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Chapter 14. Pinophyta edit

Conifer trees growing above 6000 ft (1800 m) in the Sierra Nevada of California

The Division Pinophyta in the Kingdom Plantae comprises those species of plants that were formerly classified as the "modern" gymnosperms of the Class Coniferales—that is the conifers. Unlike many of the gymnosperm groups covered in the previous chapter, pinophytes are today still broadly represented on the landscape, forming extensive forests in both the Northern and Southern hemispheres. This does not mean this is a recent group in the paleontological record. Pinophytes are found as fossils as far back as the Upper Carboniferous (Paleozoic Era). Thus, it is a very ancient group, but one still having significant ecological importance on the planet. Pinophytes are mostly evergreen trees (some are shrubs) and many have great commercial value for their wood.

  • Reread Gymnosperm (Links need not be pursued at this time)
  • Read Conifers (Links need not be pursued at this time)

These terms, gymnosperm and conifer no longer have standing in modern taxonomic treatments of plants. However, both terms are still widely used, so you should have a grasp of what they mean, and how they fit into the taxonomic terms that have replaced them.

  • Read Division Pinophyta (The following links are included:)
    • Order Pinales
      • Family Pinaceae (Follow links to Pinus (pines) and read accounts for each of the Pinus species)
        Be sure to read about and understand each of the following terms: softwood, evergreen, pine needle, pine cone, pine nuts, resin, wood pulp, timberline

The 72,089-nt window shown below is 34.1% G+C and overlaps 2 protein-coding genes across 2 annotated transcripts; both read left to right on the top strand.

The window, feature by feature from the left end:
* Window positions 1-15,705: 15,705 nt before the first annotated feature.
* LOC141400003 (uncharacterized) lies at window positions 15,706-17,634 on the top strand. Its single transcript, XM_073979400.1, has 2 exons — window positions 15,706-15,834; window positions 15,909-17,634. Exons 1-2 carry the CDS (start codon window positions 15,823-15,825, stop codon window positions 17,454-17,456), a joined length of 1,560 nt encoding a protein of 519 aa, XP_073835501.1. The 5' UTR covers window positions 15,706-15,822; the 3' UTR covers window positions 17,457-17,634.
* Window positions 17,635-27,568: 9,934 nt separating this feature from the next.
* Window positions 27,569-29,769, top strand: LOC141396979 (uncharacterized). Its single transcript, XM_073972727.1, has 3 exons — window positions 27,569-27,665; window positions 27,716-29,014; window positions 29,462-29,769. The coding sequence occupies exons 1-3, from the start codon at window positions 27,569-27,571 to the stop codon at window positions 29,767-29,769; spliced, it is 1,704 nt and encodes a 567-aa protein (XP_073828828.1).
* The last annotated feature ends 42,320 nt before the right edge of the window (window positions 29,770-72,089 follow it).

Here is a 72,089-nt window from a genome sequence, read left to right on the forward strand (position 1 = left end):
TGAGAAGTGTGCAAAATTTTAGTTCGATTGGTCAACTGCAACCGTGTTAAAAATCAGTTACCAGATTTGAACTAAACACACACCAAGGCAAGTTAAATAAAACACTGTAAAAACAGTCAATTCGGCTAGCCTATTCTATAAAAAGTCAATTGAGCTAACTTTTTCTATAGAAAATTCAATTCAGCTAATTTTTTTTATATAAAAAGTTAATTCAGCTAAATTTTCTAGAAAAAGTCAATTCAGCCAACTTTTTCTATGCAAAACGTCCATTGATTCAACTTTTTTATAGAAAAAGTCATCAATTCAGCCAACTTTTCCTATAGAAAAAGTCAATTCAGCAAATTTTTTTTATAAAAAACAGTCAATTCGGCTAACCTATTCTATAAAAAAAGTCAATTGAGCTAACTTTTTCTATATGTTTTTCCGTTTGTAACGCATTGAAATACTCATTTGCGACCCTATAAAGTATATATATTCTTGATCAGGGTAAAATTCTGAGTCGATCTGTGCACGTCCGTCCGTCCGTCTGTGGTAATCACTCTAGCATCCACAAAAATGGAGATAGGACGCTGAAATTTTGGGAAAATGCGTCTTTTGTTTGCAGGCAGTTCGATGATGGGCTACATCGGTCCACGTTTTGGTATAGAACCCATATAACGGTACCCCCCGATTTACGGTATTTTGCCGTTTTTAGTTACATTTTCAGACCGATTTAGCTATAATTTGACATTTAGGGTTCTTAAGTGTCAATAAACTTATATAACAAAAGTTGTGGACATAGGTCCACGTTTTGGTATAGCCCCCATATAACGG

• Family Cupressaceae (Follow links to each of the listed genera and read accounts for each species)
        Be sure to read about and understand each of the following terms: Bald Cypress, cypress knees, Giant Sequoia, redwoods, swamp
      • Family Taxaceae (Follow links to each species)
        Be sure to read about and understand each of the following terms: aril, yew, alkaloid

Evolution of the Gymnosperms edit

Gymnosperms are very different from the earliest vascular plants. Gymnosperms have very reduced gametophyte generations- female ovules and male pollen. Many gymnosperms, like the Pinophytes, have secondary growth from a vascular cambium. While tree ferns are tall and have a trunk resembling a tree, they are only very superficially similar. They do not have woody growth the way trees with secondary growth from a vascular cambium do. A single mutation of a fern or a horsetail could not produce a functioning seed plant. So gymnosperms must be descended from some progymnosperm ancestor that evolved these adaptations from the ferns, but was not fit enough to remain on earth. One possible example of a progymnosperm is the spore bearing woody tree Archaeopteris, which was at one point probably prevalent on earth.

Laboratory Exercises for Chapter 14 >>

Botany Study Guide ~ Wiki Contents Table
Section II
Book Contents Page

Chapter 7 - Plant Systematics ~ :Chapter 8 - Microbiology ~ Chapter 9 - Algae
Chapter 10 - Fungi ~ Chapter 11 - Liverworts and Mosses
Chapter 12 - Ferns ~ Chapter 13 - Fern Allies ~ Chapter 14 - Conifers
Chapter 15 - Flowering plants I ~ Chapter 16 - Flowering plants II